Connecticut soldier indicted for Mubarak Soulemane’s death


A white Connecticut state trooper who fatally shot a 19-year-old black man following a high-speed chase in 2020 has been charged with manslaughter

MILFORD, Conn. — A white Connecticut state trooper who fatally shot and killed a black man, Mubarak Soulemane, following a high-speed chase in 2020, was arraigned on Tuesday for manslaughter.

Private Brian North, who is free on bail, said nothing during or after the brief appearance in Milford Superior Court and did not plead guilty. His next court appearance was scheduled for June 2.

North fired seven shots into the driver’s side window of a stolen car after a pursuit on January 15, 2020, which ended in West Haven. Soulemane, 19, was killed. An investigation showed Soulemane had a knife but was locked up by police and unable to drive away.

North was arrested last month after state Inspector General Robert Devlin found the shooting was unwarranted.

About nine relatives and supporters of Soulemane were in the courtroom, including his mother, Omo Mohammed. After the hearing, they chanted “Justice for Mubarak” outside the courthouse.

“We are here today for justice, justice for my son, Mubarak Sulemane, who was slaughtered by a state trooper, Brian North,” Mohammed said. “I hope justice will be done to convict Brian North to go to jail, to convict Brian North of being responsible for my son’s murder.

Dozens of police officers, some from as far away as Pennsylvania and New Jersey, showed up in plain clothes outside the courthouse ahead of the hearing to show their support for North. They then took most of the seats in the courtroom, surrounding Soulemane’s family and supporters.

“No matter who it is, when our soldiers believe they are being sued for doing their job, we will stand up for them,” said Andrew Matthews, executive director of the Connecticut State Police Union.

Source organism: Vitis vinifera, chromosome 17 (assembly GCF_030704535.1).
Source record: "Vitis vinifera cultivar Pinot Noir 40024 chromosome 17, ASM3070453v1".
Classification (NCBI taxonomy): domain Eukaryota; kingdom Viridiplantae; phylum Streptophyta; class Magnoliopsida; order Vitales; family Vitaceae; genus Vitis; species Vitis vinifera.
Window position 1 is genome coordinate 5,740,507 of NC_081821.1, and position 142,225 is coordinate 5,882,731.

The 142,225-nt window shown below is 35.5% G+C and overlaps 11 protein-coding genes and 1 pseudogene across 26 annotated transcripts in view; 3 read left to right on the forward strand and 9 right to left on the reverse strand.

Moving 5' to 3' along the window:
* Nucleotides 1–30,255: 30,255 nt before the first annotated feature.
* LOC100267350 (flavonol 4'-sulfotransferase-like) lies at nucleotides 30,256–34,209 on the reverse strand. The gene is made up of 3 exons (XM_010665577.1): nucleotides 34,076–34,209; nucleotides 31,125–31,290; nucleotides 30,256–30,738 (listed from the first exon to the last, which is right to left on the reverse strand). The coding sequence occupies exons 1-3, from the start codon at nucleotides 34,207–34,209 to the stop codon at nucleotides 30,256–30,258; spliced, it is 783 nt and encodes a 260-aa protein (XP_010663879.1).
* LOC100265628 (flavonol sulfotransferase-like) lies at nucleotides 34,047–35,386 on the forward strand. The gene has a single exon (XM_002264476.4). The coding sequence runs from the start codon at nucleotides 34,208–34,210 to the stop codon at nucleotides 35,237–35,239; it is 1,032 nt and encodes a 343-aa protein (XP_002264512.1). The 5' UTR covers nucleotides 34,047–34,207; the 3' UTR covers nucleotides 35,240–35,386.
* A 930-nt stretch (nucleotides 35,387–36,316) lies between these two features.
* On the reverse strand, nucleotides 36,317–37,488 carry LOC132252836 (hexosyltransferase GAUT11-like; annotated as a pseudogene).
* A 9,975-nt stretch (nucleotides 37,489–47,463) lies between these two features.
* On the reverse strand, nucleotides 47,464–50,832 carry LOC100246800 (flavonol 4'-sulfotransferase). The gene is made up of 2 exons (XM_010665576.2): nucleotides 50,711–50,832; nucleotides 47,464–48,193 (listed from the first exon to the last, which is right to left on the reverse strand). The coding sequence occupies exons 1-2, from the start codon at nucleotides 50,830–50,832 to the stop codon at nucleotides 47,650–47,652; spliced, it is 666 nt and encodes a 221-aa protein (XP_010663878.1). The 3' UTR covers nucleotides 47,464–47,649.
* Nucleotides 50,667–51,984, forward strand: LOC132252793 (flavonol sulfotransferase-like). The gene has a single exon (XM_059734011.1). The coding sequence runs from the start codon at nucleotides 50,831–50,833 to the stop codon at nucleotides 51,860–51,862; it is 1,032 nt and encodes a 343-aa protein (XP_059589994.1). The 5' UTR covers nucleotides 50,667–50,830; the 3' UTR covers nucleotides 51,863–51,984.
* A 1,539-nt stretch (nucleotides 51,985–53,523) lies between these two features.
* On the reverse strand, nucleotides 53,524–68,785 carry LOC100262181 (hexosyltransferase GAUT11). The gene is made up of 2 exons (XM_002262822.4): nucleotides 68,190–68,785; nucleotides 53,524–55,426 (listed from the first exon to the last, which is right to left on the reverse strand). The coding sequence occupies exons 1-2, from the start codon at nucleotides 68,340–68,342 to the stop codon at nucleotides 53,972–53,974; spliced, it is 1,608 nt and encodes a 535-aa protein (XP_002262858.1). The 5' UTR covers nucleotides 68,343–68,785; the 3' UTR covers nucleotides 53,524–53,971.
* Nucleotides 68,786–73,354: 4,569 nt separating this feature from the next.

Mohammed said she believed the officers who went to court on Tuesday were there to intimidate her and her family, which the police union denied. She said she and those close to her would not be intimidated.

Soulemane’s family, the NAACP and other groups said North should not have opened fire because police had surrounded Soulemane and he could not get away. They said North and other officers should have tried to defuse the situation. Soulemane’s mother has an ongoing wrongful death lawsuit against North and other officers who were at the scene.

A timeline of events included in Devlin’s report indicates that North began firing approximately 43 seconds after Soulemane crashed and officers locked him in. a soldier shot Soulemane with a stun gun, which did not work.

The chase, which reached speeds of up to 100 mph (161 kph) on Interstate 95, had started nearly 30 miles away in Norwalk after Soulemane attempted to steal a cellphone from a store and stole the vehicle of a Lyft driver, police said.

Soulemane’s family said he suffered from schizophrenia and his mental health appeared to deteriorate in the days before the shooting.

The state police union criticized Devlin’s findings, saying in a statement that North was forced to make a “split-second decision in these dangerous and rapidly changing circumstances.”

“We believe Private North acted in an objectively reasonable manner during this violent encounter and we believe a jury will find a reasonable doubt and acquit him of these serious charges,” the union said.

North and his attorney made no comment outside the courthouse. North is on paid administrative leave and his police powers are suspended pending the outcome of the criminal case.

North is the third Connecticut police officer to be arrested for fatal shootings dating back to 1998.

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This story has been corrected to show that Private Brian North’s next court day is June 2, not January 2.

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